Sat. Jan 28th, 2023
Dr.  Jack Gilbert, samples a hospital room before the microbial chaos begins.
Enlarge / Dr. Jack Gilbert, samples a hospital room before the microbial chaos begins.

In the first few hours of a hospital stay, the microbes that live on the walls and other surfaces of the hospital try to overthrow your skin microbiome. Then all hell breaks loose. Within 24 hours – and possibly even within seven hours – your microbes will rise to beat back the invaders. Before the germ clouds settle, your microbiome has invaded the room.

At least, that seems to be the standard course of action, according to a new study in Science Translational Medicine. For the study, researchers at the University of Chicago, led by microbiologist Jack Gilbert, closely tracked the microbial comings and goings of a new hospital for a year. They started from before the hospital opened and continued to investigate until it was full of patients. The researchers wanted to understand the microbial dynamics so they can one day modify it. Gilbert envisions future probiotics – not pills or lotions, but surface sprays and wall treatments – that could accumulate beneficial bacteria capable of expelling deadly pathogens and even a major beneficial immune defense in patients.

“We know that cleanliness or hygiene in the hospital is generally a good thing,” Gilbert told Ars. “But what if we miss a trick? What if there are actual changes in the hospital microbiome environment that could actually be beneficial?”

It sounds a bit far-fetched, he admits, but “it’s not something that’s too far from reality.”

Data from the new study, as well as other studies, indicate that diverse, thriving microbial communities living indoors can promote health. It’s still early days — we need a lot more data, Gilbert concedes — but “we may need to rethink our strategy around hospital cleaning practices.”

In the new study, Gilbert and his team set out to get rid of the big question. They swept and examined microbes from the nooks and crannies of patients and staff. They similarly swept hospital facilities starting two months before the hospital opened on February 23, 2013. Surface samples came from two nursing stations and 10 patient rooms, evenly distributed between the surgical floor of the hospital and the floor with hematology and oncology departments. The researchers swept bed rails, walls, floors, chairs, telephones, faucets, air filters, computer mice, shoes and countertops. They also tracked conditions in the hospital, such as temperature, humidity, and lighting. All rooms were cleaned daily with an ammonium solution and then with bleach between patients. A year later, they had 6,523 microbe-laden samples to sequence and analyze.

Invisible conquerors

Before the hospital opened, the microbiomes of building materials were characterized by Acinetobacteria and Pseudomonas, quietly roaming the corridors, the researchers discovered. Once opened, a tidal wave of human skin microbes poured in, completely overthrowing the communities. Skin-associated groups – inclusive Corynebacteria, Staphylococcusand Streptococci— reigned for the rest of the study.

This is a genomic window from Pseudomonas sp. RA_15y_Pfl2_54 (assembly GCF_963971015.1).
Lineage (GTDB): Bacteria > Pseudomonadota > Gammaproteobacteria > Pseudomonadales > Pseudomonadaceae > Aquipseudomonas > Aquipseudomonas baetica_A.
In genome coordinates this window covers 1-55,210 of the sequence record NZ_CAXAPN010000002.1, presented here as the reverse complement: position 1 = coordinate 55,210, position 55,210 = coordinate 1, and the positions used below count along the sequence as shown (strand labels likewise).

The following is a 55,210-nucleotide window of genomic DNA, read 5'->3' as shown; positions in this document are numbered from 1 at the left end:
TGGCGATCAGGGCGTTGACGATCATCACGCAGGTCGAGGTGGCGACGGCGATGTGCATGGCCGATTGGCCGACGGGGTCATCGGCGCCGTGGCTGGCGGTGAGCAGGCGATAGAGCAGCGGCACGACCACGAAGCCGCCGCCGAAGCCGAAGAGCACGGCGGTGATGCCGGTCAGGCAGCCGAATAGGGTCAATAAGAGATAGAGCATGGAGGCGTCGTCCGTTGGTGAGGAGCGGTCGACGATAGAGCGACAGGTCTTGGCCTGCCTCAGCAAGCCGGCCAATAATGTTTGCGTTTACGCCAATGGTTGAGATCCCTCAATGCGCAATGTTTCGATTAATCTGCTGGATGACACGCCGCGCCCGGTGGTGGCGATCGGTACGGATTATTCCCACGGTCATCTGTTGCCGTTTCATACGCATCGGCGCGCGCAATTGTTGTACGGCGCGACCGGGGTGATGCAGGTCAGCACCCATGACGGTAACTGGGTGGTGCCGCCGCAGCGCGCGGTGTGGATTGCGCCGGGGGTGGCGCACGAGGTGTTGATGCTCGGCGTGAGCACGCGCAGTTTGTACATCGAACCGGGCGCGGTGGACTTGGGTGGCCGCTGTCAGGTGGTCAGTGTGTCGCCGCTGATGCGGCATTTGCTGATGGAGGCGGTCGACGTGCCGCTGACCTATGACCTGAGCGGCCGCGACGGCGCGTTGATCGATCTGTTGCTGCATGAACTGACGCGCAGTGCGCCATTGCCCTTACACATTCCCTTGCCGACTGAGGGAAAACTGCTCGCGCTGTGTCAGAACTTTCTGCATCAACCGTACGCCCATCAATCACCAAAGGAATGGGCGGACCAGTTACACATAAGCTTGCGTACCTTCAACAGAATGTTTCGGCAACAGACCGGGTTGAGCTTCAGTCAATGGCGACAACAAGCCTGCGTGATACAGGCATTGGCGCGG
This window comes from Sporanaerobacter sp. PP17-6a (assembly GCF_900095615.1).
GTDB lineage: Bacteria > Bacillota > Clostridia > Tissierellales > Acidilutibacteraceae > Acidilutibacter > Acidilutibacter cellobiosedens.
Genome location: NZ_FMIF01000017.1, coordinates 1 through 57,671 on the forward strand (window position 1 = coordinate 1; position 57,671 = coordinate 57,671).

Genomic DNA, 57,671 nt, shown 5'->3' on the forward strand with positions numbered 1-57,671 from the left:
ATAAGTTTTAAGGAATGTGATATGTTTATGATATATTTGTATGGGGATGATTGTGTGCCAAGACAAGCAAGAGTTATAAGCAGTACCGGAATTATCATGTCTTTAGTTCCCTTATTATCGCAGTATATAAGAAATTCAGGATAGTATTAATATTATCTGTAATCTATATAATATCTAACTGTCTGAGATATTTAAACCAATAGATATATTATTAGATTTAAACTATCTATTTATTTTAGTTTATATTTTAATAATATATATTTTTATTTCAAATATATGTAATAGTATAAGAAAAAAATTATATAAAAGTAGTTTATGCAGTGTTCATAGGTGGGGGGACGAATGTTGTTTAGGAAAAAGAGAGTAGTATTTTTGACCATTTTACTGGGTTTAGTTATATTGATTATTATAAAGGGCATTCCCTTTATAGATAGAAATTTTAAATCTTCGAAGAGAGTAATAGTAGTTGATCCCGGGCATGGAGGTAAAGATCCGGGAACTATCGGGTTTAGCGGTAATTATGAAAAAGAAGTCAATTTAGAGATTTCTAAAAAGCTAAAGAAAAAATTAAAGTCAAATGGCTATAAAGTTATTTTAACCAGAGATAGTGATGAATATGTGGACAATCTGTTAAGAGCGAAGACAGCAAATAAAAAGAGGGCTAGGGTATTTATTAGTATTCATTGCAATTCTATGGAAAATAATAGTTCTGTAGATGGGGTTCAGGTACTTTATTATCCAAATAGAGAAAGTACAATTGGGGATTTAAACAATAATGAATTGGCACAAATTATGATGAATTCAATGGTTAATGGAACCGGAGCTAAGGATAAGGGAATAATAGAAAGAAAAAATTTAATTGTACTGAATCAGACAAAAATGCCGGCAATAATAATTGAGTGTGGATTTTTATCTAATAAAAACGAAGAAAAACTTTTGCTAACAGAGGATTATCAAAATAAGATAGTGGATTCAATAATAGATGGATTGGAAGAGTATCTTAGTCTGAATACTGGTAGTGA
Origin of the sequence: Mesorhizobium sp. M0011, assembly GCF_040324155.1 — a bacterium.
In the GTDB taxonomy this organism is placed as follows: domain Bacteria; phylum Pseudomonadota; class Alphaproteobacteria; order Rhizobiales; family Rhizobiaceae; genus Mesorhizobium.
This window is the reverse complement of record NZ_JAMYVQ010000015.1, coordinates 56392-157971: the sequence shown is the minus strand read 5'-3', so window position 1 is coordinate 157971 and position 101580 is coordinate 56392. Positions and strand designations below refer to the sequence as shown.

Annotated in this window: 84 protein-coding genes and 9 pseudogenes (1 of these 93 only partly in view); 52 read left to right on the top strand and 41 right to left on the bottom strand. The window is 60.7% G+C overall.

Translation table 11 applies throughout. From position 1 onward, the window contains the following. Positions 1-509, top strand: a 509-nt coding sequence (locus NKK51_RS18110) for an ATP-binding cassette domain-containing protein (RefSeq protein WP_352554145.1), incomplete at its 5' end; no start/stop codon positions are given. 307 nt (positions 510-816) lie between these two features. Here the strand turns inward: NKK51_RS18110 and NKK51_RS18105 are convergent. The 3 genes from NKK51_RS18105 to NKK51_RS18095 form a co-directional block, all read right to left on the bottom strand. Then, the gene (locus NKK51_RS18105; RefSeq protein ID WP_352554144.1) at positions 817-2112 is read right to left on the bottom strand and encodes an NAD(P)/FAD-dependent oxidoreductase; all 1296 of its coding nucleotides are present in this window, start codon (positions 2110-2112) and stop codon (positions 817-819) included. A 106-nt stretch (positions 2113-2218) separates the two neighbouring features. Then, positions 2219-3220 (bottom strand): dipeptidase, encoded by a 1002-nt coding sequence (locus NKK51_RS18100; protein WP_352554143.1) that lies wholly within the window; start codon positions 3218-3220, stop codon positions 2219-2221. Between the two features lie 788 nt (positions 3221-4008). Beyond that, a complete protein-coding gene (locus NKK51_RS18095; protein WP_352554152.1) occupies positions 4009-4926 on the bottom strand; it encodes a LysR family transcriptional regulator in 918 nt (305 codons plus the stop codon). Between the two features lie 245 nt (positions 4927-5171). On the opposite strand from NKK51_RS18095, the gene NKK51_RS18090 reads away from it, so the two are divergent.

In terms of people and their microbes, the researchers found some unsurprising connections: For example, the microbes on employees’ hands most closely resembled those on their pagers and telephones. Similarly, microbes on bed rails mirrored those on patients’ hands.

But there were also some surprises, most notably the microbial drama that seemed to unfold when a patient settled into a hospital room. In the first few hours, the microbes from the chamber’s surfaces quickly penetrated the patient’s skin, researchers found. But after 24 hours, the proverbial tables were turned: the patient’s microbes seemed to gain a foothold again and began streaming in and taking over the room. The longer the stay, the more the two microbial camps coalesced and marched towards an equilibrium point.

The data emphasizes “this idea that you are constantly, continual exchange and interaction with the microbial world around you,” Gilbert emphasizes. The data further indicates that when nurses visit a patient, microbes can drop from their clothing which then cause another fluctuation in the microbial balance. (Because nurses often wear masks and gloves, their microbiomes didn’t seem as affected by the exchange, Gilbert said). But for the patient camping in their room, at some point they’re just exchanging their own microbes back and forth with themselves, Gilbert explains.

Warmer and more humid conditions seemed to disrupt the microbial balance, the researchers found. In warmer conditions, the microbes of patients and their rooms became less similar. While in humid conditions they became more similar. But when the researchers looked at the effects of the types of treatments the patients received — oral antibiotics, chemotherapy, surgery, etc. — they saw no significant effects. The only exception was the use of topical antibiotics, which crushed microbial populations on the skin.

Together, the data provides some interesting glimpses into the hospital microbial world. But the results aren’t enough to make clinical guidelines yet, Gilbert said. More research is already underway for this. He and his colleagues are developing a project that will allow them to track the daily movements of microbes in a hospital, which will require even more samples and genetic analyses. They are also curious about how microbes interact with hospital surfaces and whether we can manipulate the surfaces themselves to accommodate the most beneficial communities.

And of course they want to see the microbiome of their young hospital grow up. “We now have a baseline,” he said. “We now want to monitor it every five years and determine how it evolves.”

STM2017. DOI: 10.1126/scitranslmed.aah6500 (About DOIs).

By akfire1

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